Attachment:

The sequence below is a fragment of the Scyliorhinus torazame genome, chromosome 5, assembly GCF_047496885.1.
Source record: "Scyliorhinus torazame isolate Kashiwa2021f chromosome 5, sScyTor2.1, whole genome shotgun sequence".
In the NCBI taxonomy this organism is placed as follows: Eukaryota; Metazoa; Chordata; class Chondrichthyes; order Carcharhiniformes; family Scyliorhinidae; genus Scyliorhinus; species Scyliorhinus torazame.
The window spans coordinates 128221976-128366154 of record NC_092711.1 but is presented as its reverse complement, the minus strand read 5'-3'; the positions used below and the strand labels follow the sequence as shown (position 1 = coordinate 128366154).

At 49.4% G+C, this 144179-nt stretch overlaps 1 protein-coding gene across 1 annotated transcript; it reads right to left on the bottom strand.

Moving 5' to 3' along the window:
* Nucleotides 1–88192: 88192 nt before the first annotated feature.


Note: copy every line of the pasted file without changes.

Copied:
The sequence below is a fragment of the Scyliorhinus torazame genome, chromosome 5, assembly GCF_047496885.1.
Source record: "Scyliorhinus torazame isolate Kashiwa2021f chromosome 5, sScyTor2.1, whole genome shotgun sequence".
In the NCBI taxonomy this organism is placed as follows: Eukaryota; Metazoa; Chordata; class Chondrichthyes; order Carcharhiniformes; family Scyliorhinidae; genus Scyliorhinus; species Scyliorhinus torazame.
The window spans coordinates 128221976-128366154 of record NC_092711.1 but is presented as its reverse complement, the minus strand read 5'-3'; the positions used below and the strand labels follow the sequence as shown (position 1 = coordinate 128366154).

At 49.4% G+C, this 144179-nt stretch overlaps 1 protein-coding gene across 1 annotated transcript; it reads right to left on the bottom strand.

Moving 5' to 3' along the window:
* Nucleotides 1–88192: 88192 nt before the first annotated feature.